JERUSALEM, June 2, (Agencies): Israel’s crackdown on Arab citizens trying to join Islamic State in Syria or Iraq or to set up cells at home have prevented the threat reaching the scale seen in the West, an adviser to Prime Minister Benjamin Netanyahu said in a magazine interview.
About 18 percent of Israel’s population are Muslim Arabs, many of whom identify with the Palestinian struggle, although they seldom take up arms against the majority Jewish country.
However, a rash of defections to Islamic State-held areas of Syria and Iraq and trials of Israeli citizens for identifying with the militant group prompted President Reuven Rivlin to warn in January that “considerable radicalisation” was taking root among Israel’s Arab minority. Eitan Ben-David, head of the Counter-Terrorism Bureau in Netanyahu’s office, told the bi-monthly journal ‘Israel Defense’ that “more than a few dozen, but not more than 100” Israeli Arabs had joined Islamic State’s ranks — and some might return.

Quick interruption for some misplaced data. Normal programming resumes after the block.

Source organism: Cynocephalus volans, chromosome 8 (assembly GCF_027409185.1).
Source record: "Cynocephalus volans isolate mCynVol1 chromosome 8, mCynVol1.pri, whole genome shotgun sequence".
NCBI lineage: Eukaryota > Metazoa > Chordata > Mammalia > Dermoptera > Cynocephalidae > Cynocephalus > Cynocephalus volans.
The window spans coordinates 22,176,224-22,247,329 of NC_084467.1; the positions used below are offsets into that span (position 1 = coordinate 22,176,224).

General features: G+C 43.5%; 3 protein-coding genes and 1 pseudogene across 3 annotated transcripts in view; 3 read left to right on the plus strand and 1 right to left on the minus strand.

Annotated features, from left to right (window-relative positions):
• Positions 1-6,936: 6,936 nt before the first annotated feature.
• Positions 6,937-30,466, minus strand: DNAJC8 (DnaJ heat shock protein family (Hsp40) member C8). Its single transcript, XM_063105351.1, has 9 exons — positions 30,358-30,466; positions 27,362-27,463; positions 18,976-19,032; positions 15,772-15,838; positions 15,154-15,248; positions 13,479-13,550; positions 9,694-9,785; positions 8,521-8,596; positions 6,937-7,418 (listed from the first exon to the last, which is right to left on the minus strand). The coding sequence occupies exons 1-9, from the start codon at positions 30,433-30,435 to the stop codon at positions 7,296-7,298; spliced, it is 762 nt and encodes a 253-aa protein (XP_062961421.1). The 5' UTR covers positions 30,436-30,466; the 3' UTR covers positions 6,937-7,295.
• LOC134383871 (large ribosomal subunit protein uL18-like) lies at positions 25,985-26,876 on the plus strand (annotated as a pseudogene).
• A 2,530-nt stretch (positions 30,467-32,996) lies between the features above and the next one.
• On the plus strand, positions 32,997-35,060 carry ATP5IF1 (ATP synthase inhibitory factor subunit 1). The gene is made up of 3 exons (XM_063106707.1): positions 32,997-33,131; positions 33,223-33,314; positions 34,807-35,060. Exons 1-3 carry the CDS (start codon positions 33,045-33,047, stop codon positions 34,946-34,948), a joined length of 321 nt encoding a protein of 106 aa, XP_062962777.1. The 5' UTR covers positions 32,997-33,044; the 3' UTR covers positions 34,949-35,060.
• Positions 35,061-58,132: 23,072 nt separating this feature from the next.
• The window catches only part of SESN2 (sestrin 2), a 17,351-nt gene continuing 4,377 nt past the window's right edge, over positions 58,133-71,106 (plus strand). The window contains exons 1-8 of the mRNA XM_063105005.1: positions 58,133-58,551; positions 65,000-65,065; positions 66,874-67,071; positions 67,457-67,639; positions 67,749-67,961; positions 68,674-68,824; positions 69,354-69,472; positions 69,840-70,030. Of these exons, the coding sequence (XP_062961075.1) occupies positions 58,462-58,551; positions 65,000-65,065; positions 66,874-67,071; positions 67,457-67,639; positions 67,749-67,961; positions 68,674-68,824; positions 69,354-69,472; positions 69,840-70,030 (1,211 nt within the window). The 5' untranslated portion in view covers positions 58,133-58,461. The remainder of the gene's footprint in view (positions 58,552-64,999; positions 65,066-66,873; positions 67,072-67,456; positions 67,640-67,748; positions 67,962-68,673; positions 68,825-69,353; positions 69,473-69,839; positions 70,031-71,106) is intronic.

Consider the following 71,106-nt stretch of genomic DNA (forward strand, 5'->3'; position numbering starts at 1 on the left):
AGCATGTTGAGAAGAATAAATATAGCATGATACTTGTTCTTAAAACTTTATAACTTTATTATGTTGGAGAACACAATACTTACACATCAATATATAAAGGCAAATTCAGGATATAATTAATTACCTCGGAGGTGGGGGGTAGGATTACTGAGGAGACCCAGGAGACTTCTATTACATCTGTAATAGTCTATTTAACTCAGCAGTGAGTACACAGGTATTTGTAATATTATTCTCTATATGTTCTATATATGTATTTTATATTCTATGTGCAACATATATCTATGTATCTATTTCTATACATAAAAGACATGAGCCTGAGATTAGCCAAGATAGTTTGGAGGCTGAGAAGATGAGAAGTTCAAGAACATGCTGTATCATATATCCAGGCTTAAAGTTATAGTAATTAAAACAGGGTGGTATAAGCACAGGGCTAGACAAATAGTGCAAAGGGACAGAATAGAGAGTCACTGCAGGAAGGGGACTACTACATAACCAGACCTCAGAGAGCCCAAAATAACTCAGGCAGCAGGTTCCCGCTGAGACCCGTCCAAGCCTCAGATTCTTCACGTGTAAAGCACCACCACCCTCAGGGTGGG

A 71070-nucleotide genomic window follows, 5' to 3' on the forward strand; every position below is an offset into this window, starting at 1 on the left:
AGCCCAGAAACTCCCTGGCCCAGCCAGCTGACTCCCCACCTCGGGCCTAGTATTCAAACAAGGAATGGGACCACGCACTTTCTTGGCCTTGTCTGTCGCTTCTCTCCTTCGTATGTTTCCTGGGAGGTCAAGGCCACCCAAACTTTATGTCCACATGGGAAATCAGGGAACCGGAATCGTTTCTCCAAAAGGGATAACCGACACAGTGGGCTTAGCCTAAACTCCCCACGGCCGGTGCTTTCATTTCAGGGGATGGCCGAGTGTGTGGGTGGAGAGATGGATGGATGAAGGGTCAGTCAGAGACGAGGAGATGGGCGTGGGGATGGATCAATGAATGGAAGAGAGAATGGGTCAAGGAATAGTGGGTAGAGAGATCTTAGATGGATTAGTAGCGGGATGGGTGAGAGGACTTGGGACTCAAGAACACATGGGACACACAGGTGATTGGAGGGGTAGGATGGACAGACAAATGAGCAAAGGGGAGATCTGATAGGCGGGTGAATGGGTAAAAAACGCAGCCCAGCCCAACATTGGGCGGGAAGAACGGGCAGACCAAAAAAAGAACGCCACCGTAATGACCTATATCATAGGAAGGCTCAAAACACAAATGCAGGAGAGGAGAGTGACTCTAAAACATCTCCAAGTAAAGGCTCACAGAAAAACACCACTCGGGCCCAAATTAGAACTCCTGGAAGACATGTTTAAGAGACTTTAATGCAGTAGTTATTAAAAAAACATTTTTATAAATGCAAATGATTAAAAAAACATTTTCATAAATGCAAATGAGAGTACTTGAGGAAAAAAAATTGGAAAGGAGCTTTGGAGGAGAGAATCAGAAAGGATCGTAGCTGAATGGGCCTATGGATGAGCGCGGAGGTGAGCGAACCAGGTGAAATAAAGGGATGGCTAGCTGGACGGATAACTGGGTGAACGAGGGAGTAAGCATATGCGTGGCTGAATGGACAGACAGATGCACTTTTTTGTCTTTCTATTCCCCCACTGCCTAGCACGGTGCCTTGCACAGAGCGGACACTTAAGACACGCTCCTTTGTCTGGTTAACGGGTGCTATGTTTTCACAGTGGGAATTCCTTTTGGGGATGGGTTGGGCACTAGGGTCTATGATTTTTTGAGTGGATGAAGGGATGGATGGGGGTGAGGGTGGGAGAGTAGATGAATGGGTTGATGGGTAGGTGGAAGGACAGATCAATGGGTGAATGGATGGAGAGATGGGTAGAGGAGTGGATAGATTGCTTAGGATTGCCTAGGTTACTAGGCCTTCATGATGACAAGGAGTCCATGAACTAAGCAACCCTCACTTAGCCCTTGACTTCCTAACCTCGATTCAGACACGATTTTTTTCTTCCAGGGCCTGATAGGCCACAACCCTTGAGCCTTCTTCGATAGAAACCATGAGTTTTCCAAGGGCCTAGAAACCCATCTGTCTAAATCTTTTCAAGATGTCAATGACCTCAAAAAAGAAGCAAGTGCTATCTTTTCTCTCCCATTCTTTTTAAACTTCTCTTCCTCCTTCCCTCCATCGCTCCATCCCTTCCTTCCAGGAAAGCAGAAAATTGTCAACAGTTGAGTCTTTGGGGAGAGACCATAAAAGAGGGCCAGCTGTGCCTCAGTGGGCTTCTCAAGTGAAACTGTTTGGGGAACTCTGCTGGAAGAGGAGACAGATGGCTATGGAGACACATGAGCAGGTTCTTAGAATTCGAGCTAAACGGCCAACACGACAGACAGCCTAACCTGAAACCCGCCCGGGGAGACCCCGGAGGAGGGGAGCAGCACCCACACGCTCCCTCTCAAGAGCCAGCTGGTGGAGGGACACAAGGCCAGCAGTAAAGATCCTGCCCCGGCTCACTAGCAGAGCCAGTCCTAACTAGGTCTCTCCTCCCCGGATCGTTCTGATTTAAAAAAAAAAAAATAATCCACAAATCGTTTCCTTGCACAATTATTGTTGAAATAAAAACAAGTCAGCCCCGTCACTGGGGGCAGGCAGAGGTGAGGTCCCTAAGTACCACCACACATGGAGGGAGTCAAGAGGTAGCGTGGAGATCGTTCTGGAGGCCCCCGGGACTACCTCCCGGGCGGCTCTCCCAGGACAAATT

Meanwhile, a delegation of American Jewish representaives on Wednesday expressed “significant disappointment” over Israel’s failure to carry out a historic agreement to allow non-Orthodox prayers at Jerusalem’s Western Wall, warning Prime Minister Benjamin Netanyahu that relations with world Jewry could be harmed if the issue is not soon resolved. The delays in implementing the deal have added to strains between Netanyahu’s government and the liberal streams of Judaism that are dominant in the United States.